camicom
Posts: 20
Joined: Jun 2019

Typically swollen lymph nodes associated with cancer are not painful, correct? For some reason old scars from 15 years ago(double masectomy. abdominalplasty for excess skin removal) hurt. Talked to a cancer center nurse, she said its not unusual to start noticing aches and pains because of the cancer diagnosis.

Thank you Again

colon3b_
Posts: 4
Joined: Jun 2019

I'm not an oncologist and will refrain from giving medical advice.  I think it's best to talk to your doctor (not nurse) if you have pain.  There is likely inflammation or infection that could cause pain.  I had a complete colon block (about 2 days from rupture) and hence extremely severe abdominal pain.  Other than that, I had no other pain.  I'm sorry you are having pain.  Hope you talk to your doctor to figure out cause and if you need to take any pain medication for temporary relief.

kvb456
Posts: 3
Joined: Jun 2019

My tumor was in the ascending colon. I had open surgery, and a very large mass (11cm). In hospital 2.5 days. No bag. No complications. Ask about an abdominal wash (I wish I had one) as my CATS were all clear and I only had one primary tumor no one was thinking spread into abdominal cavity - but when pathology came back, there was some spread through the outer wall of the colon. A wash is when they put fluid into the abdominal cavity, and drain it - with the theory that they can examine the cells caught by the fluid and look for floating cancer cells. Though, TBH, it wouldn't have changed my treatment plan either way - chemo for me. 

Wishing you the best with your surgery. 

kvb456
Posts: 3
Joined: Jun 2019

My tumor was in the ascending colon. I had open surgery, and a very large mass (11cm). In hospital 2.5 days. No bag. No complications. Ask about an abdominal wash (I wish I had one) as my CATS were all clear and I only had one primary tumor no one was thinking spread into abdominal cavity - but when pathology came back, there was some spread through the outer wall of the colon. A wash is when they put fluid into the abdominal cavity, and drain it - with the theory that they can examine the cells caught by the fluid and look for floating cancer cells. Though, TBH, it wouldn't have changed my treatment plan either way - chemo for me. 

Wishing you the best with your surgery.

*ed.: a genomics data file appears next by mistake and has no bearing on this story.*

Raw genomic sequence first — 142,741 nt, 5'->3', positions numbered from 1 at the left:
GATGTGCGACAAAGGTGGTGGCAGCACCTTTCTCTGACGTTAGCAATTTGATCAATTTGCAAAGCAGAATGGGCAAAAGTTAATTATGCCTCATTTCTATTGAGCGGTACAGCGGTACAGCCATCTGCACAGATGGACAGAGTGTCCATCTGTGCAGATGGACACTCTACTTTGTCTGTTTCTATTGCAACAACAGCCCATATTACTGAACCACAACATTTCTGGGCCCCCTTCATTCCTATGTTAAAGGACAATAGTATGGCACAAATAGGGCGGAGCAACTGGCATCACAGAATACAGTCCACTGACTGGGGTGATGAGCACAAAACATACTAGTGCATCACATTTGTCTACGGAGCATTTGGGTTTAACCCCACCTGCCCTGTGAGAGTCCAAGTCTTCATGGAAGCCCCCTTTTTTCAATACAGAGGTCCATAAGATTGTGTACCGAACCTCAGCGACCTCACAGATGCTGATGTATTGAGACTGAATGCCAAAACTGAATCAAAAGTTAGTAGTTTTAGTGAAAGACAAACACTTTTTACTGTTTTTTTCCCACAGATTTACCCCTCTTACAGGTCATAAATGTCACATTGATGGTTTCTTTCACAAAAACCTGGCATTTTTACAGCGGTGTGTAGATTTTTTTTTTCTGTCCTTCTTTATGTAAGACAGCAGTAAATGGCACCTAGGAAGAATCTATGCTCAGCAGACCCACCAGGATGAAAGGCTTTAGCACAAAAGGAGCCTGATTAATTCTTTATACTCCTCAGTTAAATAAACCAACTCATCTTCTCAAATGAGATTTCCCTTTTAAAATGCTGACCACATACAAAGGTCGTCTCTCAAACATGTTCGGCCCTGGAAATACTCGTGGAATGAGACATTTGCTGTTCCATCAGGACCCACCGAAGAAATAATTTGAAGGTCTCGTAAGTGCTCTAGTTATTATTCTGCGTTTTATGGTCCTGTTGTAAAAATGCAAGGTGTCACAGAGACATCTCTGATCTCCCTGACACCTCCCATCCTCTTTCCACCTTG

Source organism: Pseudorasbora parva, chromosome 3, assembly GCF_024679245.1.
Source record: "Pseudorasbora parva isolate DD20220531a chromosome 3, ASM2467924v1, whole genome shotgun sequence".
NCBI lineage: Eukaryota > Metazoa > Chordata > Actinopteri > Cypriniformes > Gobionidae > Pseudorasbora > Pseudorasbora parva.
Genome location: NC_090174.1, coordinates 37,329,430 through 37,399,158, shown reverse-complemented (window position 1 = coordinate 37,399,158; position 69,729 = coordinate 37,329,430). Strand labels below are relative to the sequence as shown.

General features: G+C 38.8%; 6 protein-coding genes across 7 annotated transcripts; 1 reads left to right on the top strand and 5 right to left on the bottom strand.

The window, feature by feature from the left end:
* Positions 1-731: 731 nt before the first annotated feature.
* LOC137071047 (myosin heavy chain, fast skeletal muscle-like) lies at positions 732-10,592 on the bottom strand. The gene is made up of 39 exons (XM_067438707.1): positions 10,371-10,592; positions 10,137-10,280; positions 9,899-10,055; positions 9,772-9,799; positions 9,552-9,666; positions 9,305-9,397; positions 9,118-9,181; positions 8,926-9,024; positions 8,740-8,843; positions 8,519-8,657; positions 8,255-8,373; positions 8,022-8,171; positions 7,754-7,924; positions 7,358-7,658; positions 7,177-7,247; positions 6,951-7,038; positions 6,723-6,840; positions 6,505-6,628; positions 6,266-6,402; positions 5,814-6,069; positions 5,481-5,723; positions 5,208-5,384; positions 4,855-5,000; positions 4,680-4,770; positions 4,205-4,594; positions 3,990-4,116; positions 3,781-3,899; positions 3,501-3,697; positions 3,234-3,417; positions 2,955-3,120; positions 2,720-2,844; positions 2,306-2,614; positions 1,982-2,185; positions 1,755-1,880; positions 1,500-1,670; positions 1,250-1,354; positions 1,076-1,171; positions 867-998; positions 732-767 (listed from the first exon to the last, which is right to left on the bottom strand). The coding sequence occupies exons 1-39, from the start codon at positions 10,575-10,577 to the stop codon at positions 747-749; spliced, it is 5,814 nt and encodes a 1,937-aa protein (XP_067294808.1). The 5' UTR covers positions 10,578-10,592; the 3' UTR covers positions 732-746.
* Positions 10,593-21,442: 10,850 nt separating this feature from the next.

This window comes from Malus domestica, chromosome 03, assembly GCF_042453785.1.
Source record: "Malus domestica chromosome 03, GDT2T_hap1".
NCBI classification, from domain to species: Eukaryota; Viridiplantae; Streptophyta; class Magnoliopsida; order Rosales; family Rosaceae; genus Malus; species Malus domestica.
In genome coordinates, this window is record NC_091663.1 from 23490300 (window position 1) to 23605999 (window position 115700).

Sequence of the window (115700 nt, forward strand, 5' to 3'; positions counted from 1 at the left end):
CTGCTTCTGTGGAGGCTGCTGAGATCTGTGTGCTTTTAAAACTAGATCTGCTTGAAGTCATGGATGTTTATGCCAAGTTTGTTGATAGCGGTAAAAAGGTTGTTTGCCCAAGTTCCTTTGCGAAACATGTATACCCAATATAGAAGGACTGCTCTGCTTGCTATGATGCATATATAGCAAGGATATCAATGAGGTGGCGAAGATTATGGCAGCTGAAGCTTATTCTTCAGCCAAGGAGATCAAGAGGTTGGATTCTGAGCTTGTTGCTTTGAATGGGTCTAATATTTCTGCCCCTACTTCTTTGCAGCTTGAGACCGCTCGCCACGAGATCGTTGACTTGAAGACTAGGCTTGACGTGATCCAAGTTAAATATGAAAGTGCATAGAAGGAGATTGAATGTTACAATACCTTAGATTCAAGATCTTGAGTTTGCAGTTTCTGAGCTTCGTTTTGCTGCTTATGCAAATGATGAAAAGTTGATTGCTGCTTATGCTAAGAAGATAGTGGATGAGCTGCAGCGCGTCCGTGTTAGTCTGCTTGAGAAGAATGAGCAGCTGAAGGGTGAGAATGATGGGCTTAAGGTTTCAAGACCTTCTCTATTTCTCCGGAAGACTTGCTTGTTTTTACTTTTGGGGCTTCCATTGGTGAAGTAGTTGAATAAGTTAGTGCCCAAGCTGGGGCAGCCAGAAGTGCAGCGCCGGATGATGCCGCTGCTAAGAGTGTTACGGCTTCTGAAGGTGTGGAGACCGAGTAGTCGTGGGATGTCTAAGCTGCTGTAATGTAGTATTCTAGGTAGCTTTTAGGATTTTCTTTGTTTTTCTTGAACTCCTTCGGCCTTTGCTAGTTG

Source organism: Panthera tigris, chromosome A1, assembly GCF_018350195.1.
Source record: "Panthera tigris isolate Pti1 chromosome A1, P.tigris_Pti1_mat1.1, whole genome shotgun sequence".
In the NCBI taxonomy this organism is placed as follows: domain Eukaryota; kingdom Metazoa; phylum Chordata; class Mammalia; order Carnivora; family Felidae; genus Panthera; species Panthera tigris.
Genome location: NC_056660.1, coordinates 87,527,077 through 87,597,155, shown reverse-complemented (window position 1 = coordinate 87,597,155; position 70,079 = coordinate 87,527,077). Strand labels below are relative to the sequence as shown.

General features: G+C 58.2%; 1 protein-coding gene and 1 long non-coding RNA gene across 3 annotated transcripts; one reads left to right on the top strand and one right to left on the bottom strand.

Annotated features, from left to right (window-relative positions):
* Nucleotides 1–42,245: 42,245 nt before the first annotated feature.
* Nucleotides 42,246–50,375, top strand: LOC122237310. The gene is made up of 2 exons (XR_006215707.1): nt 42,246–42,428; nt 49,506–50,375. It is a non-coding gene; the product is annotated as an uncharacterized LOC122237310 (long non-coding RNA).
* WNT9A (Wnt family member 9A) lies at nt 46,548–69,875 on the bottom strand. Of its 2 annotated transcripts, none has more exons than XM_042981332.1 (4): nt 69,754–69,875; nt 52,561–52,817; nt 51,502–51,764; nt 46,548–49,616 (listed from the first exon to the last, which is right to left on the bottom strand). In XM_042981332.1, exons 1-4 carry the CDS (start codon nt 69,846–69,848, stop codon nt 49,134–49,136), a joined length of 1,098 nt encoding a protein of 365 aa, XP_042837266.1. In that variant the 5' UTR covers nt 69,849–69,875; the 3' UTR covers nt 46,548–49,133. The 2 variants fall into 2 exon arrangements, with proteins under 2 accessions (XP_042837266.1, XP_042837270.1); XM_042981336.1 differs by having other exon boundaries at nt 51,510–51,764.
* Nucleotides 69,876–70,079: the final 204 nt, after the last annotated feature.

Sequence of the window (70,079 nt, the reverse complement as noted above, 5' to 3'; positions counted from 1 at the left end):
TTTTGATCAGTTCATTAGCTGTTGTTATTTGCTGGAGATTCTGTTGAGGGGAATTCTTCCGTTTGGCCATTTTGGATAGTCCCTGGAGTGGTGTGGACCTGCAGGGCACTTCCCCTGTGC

camicom
Posts: 20
Joined: Jun 2019

Thank you I hope your treatement goes well.

shu273's picture
shu273
Posts: 38
Joined: Apr 2019

Hello friend

i had the same or similar tumor in the transverse colon, March 2019. A tumor in the transverse colon is "not unique", and most Dr’s will tell you, is fairly simple to remove laparoscopically. Minimally invasive.

Our lesson learned after extensive research, and interviewing 2 general surgeons and 2 specialists, is to make sure you go to a “specialist" and not a general surgeon. The difference is hundreds of colon surgeries per year versus 20-50 per year. My surgery was done laparoscopically, by a specialist, and lasted approx. 1.5 hours, vs estimated 2-4 hours by a general surgeon. It was so successful, that I only spent 2 nights in the hospital. To perform open surgery is typically done if the surgeon runs into complications during lap surgery. Much higher chance of infection with open surgery. MD Anderson in Texas, (#1 in the country) might be an option for a second opinion. 

We chose, Siteman Cancer Center (Barnes ) in St. Louis Mo. (rated 15 in the country), with a multidisciplinary team of specialists. Our entire floor was specific to colon surgery, nurses specific to colon surgery, and Dr’s specific to colon surgery. It doesn’t get any better than that. 
 
Recommend you choose a hospital with low infection rates and multidisciplinary teams. For this surgery you want Specialists, not General surgeons. Also, pick Oncologists that will work with you for proper dosage if you need chemo. 

Alan

camicom
Posts: 20
Joined: Jun 2019

Thank you so much for the info. I will definitely get a 2nd opinion.

Annabelle41415's picture
Annabelle41415
Posts: 6242
Joined: Feb 2009

Mine would only consider open for my rectal tumor.  A lot is determinee on location, and extent of surgery.  If yours will do it the other way than go for it.  It's good that you are getting another opinion, most of us do.  I'm sorry you have to be here, but you have found a great place to be with the situation you are going through and you have already gotten so many wonderful answers with people in your situation.  It's a scary place to be, but can be done.  We are here for you.  Welcome to the boards and hoping you find all the support and help you need from us.

Kim

camicom
Posts: 20
Joined: Jun 2019

Thank you 

 

Dave

Lovekitties's picture
Lovekitties
Posts: 3330
Joined: Jan 2010

If your surgeon feels a 4 inch incision will do the job, then I would go with that.  While the laproscopic sounds good they still need to make multiple incisions to do that.  Also as others said, need an opening for easy tumor removal in one piece, not bits which can leave crumbs behind.

Wishing you the best and easy recovery.

Marie who loves kitties